So what does an extra Y actually do? One male in 1,000 males has it, and most have no clue. Why would they? Intelligence, testosterone levels, aggression, sexual development, and fertility are normal. “Symptoms” in most instances are great height, acne, and perhaps difficulties with speech and understanding language.
Yet findings of increased prevalence of XYY among mental-penal institution populations continues. But the association may be more psychological than biological: large body size early in life may lead teachers, employers, parents, and others to expect more of these people, and a few XYY individuals may respond with aggression. The Y, in fact, is a very puny excuse for a chromosome, as I’ve written here.
The Law and Order SVU episode never named a gene or chromosome, didn’t tap at all into the rich roots of behavioral genetics. Note to TV writers: If you’re going to open a can of worms about biology, at least name the species.
But the plot succeeds because it ricochets back to the supposedly disproven premise – something inherited might cause violent behavior after all. And that’s a dangerous idea in this time when we can go far beyond visualizing chromosomes and detecting a few mutations. We can carry our genome sequences on our smartphones, use genetics to select dates and mates, and even predict the traits of our children.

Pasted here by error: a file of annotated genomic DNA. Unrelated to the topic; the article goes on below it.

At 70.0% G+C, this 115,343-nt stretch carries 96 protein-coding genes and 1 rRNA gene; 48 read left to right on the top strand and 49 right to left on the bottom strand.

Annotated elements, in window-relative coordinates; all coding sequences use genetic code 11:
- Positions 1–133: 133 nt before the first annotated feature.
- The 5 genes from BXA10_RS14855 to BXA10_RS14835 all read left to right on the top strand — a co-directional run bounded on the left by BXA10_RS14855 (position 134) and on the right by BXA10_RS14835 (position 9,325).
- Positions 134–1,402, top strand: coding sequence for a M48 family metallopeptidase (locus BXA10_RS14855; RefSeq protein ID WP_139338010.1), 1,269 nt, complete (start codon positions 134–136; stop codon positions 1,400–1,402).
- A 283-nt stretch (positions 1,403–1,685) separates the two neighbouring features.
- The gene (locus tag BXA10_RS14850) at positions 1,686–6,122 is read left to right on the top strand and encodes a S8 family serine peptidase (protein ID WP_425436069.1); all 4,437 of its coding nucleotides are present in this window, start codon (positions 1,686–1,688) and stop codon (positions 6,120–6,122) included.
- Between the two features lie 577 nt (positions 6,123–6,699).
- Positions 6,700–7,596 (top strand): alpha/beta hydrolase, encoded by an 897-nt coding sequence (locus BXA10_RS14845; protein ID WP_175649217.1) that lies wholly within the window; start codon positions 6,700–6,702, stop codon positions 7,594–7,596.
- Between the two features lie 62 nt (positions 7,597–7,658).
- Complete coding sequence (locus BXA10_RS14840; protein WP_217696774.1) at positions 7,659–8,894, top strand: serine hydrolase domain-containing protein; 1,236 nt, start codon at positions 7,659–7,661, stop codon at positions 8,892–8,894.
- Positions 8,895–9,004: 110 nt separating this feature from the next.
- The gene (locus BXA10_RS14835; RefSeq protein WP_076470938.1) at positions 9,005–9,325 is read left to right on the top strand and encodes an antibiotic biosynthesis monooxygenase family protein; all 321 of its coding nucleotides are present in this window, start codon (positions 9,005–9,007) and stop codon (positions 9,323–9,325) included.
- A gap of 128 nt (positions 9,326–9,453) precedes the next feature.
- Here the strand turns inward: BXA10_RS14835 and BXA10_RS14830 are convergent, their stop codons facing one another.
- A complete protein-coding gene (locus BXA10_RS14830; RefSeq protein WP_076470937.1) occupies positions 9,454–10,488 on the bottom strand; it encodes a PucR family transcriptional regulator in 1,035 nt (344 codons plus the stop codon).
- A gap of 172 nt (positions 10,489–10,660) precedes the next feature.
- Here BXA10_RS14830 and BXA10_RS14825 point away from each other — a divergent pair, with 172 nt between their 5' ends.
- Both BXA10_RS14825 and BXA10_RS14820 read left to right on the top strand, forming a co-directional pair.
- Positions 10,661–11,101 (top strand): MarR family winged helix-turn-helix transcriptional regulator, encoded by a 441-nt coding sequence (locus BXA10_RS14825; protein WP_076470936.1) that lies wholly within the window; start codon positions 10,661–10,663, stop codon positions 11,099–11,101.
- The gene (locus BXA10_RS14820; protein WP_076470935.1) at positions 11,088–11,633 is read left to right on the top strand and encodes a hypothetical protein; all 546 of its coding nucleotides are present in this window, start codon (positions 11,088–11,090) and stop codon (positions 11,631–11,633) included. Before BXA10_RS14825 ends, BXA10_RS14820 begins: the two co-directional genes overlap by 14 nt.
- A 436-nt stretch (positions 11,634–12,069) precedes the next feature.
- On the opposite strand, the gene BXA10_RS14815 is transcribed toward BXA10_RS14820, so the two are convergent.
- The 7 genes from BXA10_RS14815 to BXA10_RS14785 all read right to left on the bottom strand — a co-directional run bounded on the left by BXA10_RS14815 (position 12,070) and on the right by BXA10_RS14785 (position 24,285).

That a “gene” can cause a man to rape a woman epitomizes genetic determinism, the idea, the excuse, that we are our genes. We are not! Social responsibility does not lie in our DNA.
Ricki Lewis is a long-time science writer with a PhD in genetics. She writes the DNA Science blog at PLOS and contributes regularly to Rare Disease Report and Medscape Medical News. Ricki is the author of the textbook Human Genetics: Concepts and Applications (McGraw-Hill, 12th edition out late summer); The Forever Fix: Gene Therapy and the Boy Who Saved It (St. Martin’s Press, 2013) and the just-published second edition of Human Genetics: The Basics (Routledge Press, 2017). She teaches Genethics online for the Alden March Bioethics Institute at Albany Medical College and is a genetic counselor at CareNet Medical Group in Schenectady, NY. You can find her at her website or on Twitter at @rickilewis
For more background on the Genetic Literacy Project, read GLP on Wikipedia.